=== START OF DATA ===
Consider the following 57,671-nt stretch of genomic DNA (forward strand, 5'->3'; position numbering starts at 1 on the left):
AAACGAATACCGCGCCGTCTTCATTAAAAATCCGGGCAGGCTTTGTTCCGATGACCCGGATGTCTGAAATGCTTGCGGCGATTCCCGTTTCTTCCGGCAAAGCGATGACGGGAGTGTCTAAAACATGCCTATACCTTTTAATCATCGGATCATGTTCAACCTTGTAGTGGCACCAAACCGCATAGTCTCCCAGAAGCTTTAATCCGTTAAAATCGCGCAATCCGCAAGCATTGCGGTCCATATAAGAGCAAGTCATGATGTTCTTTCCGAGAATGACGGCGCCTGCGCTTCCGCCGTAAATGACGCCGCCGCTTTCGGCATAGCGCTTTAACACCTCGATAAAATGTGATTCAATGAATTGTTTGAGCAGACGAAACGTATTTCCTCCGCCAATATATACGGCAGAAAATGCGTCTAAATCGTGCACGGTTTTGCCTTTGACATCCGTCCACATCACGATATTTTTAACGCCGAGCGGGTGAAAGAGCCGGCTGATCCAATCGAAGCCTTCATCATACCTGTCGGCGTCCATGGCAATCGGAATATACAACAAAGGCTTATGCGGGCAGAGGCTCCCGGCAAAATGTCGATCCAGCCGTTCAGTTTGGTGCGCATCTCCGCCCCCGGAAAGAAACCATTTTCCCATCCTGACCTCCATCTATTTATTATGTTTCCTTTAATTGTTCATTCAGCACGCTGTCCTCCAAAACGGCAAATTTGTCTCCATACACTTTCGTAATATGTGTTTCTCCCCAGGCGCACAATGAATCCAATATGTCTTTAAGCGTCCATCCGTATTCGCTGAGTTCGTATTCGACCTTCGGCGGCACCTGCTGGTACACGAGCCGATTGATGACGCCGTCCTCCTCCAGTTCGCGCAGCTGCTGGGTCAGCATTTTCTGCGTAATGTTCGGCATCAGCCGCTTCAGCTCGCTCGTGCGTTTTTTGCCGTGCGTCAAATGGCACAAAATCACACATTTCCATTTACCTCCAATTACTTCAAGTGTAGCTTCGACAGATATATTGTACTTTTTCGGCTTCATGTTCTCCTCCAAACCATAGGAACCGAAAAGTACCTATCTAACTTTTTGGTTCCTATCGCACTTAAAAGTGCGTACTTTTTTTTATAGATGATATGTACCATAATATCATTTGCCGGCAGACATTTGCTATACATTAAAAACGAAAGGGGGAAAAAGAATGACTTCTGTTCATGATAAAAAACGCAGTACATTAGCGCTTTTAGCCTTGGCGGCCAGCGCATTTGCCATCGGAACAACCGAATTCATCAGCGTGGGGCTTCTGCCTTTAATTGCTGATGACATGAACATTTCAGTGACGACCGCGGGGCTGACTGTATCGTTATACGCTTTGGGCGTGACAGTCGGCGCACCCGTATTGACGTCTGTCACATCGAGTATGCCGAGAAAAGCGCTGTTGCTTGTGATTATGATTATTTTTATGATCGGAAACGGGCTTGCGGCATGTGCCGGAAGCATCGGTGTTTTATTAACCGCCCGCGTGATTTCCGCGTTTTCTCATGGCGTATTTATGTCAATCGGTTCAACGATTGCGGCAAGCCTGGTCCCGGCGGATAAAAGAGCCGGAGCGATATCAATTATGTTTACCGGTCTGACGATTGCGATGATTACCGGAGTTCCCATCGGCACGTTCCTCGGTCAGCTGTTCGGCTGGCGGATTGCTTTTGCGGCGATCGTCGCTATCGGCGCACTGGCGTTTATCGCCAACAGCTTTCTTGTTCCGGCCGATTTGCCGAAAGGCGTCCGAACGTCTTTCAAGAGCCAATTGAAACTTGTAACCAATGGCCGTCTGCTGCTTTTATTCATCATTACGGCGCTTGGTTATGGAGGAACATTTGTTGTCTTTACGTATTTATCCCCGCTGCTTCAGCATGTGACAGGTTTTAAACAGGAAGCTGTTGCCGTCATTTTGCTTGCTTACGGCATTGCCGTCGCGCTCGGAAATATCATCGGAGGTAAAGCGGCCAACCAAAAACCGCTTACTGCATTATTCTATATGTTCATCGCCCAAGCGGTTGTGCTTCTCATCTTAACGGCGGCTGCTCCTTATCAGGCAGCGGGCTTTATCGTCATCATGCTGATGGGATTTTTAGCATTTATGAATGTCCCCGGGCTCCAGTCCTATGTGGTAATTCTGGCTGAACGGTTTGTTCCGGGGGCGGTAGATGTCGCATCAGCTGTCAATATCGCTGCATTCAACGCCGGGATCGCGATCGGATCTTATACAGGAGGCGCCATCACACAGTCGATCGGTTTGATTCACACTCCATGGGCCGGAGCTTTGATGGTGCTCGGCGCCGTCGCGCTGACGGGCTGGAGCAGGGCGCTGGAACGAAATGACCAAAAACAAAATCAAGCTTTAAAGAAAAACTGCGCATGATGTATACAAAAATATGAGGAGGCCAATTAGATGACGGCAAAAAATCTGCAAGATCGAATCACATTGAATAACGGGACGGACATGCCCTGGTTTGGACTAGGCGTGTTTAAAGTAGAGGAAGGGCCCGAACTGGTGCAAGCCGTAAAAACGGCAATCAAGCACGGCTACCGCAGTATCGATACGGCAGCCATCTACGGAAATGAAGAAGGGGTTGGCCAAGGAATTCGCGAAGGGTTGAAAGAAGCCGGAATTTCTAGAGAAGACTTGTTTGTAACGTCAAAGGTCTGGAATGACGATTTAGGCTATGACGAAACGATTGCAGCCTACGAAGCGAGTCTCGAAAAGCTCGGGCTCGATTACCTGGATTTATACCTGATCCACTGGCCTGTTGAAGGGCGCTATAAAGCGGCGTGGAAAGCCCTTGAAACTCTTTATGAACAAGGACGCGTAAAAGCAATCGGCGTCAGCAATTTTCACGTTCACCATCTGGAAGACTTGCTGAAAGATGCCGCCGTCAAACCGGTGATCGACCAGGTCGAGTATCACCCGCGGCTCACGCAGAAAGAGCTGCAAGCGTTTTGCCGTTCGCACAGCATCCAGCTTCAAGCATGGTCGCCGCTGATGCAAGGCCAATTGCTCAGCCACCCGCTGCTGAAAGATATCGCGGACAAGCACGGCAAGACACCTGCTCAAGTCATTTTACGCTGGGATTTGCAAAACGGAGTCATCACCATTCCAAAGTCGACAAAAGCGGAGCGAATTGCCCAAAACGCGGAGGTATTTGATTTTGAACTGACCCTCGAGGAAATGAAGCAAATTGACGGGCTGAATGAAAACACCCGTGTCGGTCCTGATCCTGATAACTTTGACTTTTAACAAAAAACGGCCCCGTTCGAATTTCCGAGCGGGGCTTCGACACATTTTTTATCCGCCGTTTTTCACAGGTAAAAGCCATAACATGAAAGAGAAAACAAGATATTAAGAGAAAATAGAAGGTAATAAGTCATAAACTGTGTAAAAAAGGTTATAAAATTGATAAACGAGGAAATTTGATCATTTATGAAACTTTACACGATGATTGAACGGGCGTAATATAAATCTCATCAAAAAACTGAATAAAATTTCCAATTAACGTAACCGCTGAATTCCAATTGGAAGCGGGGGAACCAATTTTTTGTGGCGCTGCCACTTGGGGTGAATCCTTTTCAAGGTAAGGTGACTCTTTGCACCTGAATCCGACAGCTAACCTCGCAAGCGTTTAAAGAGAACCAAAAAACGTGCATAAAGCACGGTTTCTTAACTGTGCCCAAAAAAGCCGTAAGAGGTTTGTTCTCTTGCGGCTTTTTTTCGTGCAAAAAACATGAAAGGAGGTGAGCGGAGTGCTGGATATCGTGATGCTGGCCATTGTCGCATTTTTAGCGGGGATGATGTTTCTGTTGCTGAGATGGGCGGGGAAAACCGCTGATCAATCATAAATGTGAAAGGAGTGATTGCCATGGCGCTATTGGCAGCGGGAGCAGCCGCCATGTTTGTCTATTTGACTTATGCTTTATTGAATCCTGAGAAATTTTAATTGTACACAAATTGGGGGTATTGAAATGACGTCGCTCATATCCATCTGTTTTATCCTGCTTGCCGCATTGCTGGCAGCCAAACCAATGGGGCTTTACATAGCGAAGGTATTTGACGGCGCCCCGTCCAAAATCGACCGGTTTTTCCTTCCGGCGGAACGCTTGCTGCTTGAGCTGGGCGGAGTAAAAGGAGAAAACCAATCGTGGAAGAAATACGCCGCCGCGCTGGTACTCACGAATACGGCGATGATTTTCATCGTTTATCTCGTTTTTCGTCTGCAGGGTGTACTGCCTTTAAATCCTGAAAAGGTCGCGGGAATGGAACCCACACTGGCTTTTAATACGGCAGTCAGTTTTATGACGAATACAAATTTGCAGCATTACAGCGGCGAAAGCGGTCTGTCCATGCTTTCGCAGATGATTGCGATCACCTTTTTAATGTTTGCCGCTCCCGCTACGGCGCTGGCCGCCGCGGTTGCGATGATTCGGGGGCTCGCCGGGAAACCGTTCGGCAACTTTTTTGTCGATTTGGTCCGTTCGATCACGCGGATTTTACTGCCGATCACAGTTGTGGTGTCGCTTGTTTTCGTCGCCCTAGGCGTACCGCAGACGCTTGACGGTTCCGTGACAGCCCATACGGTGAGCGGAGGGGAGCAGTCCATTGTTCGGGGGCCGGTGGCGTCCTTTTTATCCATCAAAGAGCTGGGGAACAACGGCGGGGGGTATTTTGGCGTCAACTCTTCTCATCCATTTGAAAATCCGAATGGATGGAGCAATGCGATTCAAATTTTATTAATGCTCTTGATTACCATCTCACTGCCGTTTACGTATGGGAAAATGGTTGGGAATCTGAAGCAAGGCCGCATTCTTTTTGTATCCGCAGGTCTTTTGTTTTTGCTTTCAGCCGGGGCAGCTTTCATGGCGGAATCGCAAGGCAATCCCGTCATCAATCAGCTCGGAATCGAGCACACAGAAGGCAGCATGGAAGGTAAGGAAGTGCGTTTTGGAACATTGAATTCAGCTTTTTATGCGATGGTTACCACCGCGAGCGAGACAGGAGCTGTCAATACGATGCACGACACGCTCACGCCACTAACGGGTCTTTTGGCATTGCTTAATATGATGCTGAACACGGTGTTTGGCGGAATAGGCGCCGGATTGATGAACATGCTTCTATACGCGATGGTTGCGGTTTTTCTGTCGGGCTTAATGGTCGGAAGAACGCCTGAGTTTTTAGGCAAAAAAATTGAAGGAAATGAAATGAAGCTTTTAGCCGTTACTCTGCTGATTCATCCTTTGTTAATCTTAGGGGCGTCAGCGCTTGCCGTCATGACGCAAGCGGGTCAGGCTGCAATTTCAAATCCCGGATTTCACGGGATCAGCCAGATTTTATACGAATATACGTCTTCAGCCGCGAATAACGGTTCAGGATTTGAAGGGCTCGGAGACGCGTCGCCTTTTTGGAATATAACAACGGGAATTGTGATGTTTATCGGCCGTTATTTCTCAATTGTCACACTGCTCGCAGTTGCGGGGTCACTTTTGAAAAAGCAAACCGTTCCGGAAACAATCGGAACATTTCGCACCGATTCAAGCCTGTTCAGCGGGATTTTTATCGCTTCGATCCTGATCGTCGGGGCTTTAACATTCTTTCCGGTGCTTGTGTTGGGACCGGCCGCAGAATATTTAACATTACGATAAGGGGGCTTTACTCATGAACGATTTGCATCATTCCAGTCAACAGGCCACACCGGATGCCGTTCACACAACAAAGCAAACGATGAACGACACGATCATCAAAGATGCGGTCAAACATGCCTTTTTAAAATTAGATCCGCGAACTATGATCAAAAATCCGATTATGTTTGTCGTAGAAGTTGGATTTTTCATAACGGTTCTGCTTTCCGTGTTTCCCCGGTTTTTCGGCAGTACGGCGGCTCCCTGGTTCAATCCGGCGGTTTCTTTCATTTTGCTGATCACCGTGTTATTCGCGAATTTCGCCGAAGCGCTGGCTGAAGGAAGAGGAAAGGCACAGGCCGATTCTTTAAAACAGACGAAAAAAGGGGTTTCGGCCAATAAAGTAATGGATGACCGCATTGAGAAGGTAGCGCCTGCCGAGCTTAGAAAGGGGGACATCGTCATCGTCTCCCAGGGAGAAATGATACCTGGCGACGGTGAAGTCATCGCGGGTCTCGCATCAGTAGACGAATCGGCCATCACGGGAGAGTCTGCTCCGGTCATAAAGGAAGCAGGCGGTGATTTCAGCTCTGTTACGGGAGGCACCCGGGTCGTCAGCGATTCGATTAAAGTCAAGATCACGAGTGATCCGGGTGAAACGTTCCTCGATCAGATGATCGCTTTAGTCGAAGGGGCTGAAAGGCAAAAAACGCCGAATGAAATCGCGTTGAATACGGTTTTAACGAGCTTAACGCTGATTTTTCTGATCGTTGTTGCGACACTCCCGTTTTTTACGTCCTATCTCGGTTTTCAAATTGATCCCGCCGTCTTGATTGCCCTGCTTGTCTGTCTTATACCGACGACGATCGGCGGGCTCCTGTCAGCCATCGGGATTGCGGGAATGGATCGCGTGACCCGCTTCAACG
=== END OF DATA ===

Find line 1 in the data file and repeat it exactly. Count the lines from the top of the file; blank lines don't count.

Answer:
Consider the following 57,671-nt stretch of genomic DNA (forward strand, 5'->3'; position numbering starts at 1 on the left):